Introduced by Representative Pittenger, the Bureau of Consumer Financial Protection Small Business Advisory Board Act creates a small business advisory board at the CFPB.

H.R. 4539, the Bureau Research Transparency Act

Introduced by Representative Fitzpatrick, the Bureau Research Transparency Act requires that CFPB research papers made available to the public be accompanied by all studies, data, and analyses on which the paper was based.

H.R. 4604, the CFPB Data Collection Security Act

Introduced by Representative Westmoreland, the CFPB Data Collection Security Act requires the CFPB to create an opt-out list for consumers who do not want the CFPB to collect personally identifiable information about them and to delete or destroy information about a particular consumer within a specified period of time following collection.   It further requires CFPB employees accessing personally identifiable information about consumers to hold a ‘confidential’ security clearance.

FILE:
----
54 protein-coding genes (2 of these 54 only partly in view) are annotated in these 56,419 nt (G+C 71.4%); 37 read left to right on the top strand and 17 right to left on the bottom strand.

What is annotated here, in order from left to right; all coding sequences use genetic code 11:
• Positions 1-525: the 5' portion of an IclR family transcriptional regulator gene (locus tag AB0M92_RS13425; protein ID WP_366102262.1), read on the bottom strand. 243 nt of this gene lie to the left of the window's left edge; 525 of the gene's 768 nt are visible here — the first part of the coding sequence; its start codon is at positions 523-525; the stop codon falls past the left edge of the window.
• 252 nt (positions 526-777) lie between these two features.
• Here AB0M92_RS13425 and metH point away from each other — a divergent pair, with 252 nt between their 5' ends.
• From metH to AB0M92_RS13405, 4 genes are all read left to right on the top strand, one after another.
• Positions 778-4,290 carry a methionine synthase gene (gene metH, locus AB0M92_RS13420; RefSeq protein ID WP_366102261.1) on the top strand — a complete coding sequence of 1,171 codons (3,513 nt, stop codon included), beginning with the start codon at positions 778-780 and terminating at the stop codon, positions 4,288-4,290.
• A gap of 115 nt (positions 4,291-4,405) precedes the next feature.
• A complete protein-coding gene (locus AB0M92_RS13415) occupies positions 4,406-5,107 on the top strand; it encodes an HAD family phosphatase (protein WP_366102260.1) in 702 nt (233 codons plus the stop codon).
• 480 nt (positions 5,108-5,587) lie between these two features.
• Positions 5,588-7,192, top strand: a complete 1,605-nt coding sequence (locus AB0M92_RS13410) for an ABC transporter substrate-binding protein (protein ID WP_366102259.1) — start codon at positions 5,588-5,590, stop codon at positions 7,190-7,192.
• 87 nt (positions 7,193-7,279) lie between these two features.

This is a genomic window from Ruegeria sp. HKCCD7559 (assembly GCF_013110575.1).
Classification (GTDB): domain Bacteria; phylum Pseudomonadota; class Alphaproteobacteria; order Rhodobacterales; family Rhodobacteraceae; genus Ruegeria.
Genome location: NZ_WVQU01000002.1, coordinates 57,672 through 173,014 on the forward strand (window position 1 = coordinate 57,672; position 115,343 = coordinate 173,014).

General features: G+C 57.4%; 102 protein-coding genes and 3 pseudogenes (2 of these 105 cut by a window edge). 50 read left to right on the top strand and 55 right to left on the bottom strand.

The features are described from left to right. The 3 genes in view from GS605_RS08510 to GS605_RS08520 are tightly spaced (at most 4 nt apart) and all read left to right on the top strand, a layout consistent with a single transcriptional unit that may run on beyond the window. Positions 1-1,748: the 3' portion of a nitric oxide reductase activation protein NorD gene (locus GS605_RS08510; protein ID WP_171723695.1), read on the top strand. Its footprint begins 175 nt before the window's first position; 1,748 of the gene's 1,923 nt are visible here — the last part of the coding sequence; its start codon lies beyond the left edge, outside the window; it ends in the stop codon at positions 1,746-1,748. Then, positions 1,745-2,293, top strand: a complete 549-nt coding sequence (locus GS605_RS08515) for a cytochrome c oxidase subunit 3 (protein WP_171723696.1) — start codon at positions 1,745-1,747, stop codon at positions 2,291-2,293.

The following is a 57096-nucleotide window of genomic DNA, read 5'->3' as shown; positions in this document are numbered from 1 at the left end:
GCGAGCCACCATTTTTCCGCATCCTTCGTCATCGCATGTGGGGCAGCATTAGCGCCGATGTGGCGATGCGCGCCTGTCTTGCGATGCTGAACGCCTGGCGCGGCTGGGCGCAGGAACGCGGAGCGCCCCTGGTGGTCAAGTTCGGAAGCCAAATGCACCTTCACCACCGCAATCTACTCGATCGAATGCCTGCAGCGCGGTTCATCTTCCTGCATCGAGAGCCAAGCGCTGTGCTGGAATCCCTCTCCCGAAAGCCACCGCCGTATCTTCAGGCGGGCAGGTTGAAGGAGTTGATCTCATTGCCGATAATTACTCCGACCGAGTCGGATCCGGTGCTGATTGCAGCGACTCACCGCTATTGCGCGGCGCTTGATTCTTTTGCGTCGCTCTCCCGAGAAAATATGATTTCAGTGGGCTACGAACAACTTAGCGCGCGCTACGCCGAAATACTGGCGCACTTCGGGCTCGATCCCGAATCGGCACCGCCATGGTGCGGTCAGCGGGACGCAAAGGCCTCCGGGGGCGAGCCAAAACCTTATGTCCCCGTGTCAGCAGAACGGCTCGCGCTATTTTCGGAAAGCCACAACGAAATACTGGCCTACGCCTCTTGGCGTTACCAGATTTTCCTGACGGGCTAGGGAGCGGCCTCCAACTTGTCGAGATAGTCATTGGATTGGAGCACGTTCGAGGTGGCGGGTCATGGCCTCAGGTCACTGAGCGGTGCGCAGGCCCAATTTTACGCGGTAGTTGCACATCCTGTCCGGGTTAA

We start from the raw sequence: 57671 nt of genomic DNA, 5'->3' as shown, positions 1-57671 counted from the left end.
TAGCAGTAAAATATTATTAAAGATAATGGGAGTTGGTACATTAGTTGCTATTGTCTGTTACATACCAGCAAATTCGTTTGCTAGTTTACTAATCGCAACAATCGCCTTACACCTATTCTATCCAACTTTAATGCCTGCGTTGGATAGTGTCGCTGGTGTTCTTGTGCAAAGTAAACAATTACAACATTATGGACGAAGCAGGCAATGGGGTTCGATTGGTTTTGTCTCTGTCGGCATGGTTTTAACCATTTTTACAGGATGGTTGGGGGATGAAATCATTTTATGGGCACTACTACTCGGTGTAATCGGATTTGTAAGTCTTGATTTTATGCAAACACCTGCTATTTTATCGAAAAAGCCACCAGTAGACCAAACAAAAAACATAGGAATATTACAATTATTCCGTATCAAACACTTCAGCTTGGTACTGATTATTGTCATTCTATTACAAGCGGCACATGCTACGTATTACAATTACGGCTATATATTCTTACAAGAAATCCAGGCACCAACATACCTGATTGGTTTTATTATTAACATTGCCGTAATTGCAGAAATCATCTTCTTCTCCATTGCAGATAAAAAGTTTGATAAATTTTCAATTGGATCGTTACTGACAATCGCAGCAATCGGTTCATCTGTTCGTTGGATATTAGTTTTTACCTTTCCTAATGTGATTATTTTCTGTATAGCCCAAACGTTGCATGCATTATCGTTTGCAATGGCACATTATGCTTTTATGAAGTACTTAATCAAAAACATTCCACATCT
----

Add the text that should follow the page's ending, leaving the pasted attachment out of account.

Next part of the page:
H.R. 4662, the Bureau Advisory Opinion Act

Introduced by Representative Posey, the Bureau Advisory Opinion Act establishes a process by which covered persons can submit inquiries concerning the conformance of  prospective  products  and  services  with  Federal  consumer  financial  law  and receive a confidential opinion from the Director.

Discussion Draft of the “Bureau Arbitration Fairness Act”

Representative McHenry’s discussion draft of the Bureau Arbitration Fairness Act would repeal the CFPB’s authority to prohibit, condition, or limit the use of arbitration provisions in contracts for consumer financial products or services.